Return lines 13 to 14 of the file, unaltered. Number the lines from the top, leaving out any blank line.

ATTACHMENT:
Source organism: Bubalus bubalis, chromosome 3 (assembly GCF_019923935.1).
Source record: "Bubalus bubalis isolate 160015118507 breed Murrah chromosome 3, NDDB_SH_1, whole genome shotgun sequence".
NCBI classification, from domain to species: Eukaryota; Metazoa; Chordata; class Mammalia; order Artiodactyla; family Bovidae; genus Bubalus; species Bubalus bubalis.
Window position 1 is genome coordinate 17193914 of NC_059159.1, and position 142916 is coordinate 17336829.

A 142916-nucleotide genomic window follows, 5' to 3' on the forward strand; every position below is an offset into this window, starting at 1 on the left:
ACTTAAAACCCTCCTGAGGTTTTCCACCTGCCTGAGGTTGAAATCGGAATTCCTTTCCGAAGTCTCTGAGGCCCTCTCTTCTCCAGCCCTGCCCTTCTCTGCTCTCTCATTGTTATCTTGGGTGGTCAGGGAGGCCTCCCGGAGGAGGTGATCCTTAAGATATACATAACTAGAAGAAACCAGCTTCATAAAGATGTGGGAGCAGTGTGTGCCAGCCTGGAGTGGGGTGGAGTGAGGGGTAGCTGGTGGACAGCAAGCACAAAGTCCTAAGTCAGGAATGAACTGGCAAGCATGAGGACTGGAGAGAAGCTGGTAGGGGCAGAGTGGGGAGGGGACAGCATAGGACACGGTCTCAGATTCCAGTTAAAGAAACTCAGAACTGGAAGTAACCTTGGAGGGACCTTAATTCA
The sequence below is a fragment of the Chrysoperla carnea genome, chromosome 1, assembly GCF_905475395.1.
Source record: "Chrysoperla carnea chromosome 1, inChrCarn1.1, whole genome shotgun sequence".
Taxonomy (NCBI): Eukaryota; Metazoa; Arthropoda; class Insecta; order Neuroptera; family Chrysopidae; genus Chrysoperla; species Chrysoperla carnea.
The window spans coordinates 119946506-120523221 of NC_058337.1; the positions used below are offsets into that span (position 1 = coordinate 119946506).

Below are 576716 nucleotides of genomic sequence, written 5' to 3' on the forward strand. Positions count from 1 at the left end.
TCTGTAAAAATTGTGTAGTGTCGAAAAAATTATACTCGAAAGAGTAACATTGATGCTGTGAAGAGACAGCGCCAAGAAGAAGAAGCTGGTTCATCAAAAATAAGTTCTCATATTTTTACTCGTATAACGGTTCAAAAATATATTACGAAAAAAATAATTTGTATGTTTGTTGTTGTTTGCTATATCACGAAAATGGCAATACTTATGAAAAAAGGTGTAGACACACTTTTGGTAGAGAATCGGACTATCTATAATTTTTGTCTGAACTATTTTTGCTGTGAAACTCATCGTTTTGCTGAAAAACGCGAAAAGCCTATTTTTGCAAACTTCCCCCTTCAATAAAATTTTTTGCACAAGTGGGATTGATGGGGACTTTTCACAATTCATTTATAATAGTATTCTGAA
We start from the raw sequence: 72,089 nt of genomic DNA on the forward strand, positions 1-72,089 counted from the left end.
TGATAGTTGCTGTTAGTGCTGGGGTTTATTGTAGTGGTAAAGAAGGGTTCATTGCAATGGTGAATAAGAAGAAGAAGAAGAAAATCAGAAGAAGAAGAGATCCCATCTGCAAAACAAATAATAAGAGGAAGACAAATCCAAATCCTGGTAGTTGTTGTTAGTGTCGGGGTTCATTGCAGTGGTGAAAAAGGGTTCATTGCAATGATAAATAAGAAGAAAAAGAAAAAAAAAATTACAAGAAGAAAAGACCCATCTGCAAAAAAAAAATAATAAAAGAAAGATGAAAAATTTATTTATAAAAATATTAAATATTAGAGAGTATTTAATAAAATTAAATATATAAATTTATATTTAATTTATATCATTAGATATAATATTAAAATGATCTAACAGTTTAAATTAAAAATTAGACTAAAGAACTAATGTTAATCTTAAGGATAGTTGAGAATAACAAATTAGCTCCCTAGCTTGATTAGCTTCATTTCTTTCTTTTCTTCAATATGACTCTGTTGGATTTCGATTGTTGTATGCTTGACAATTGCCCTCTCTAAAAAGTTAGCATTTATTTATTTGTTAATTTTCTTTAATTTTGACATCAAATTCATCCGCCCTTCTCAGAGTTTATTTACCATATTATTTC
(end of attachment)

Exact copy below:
We start from the raw sequence: 72,089 nt of genomic DNA on the forward strand, positions 1-72,089 counted from the left end.
TGATAGTTGCTGTTAGTGCTGGGGTTTATTGTAGTGGTAAAGAAGGGTTCATTGCAATGGTGAATAAGAAGAAGAAGAAGAAAATCAGAAGAAGAAGAGATCCCATCTGCAAAACAAATAATAAGAGGAAGACAAATCCAAATCCTGGTAGTTGTTGTTAGTGTCGGGGTTCATTGCAGTGGTGAAAAAGGGTTCATTGCAATGATAAATAAGAAGAAAAAGAAAAAAAAAATTACAAGAAGAAAAGACCCATCTGCAAAAAAAAAATAATAAAAGAAAGATGAAAAATTTATTTATAAAAATATTAAATATTAGAGAGTATTTAATAAAATTAAATATATAAATTTATATTTAATTTATATCATTAGATATAATATTAAAATGATCTAACAGTTTAAATTAAAAATTAGACTAAAGAACTAATGTTAATCTTAAGGATAGTTGAGAATAACAAATTAGCTCCCTAGCTTGATTAGCTTCATTTCTTTCTTTTCTTCAATATGACTCTGTTGGATTTCGATTGTTGTATGCTTGACAATTGCCCTCTCTAAAAAGTTAGCATTTATTTATTTGTTAATTTTCTTTAATTTTGACATCAAATTCATCCGCCCTTCTCAGAGTTTATTTACCATATTATTTC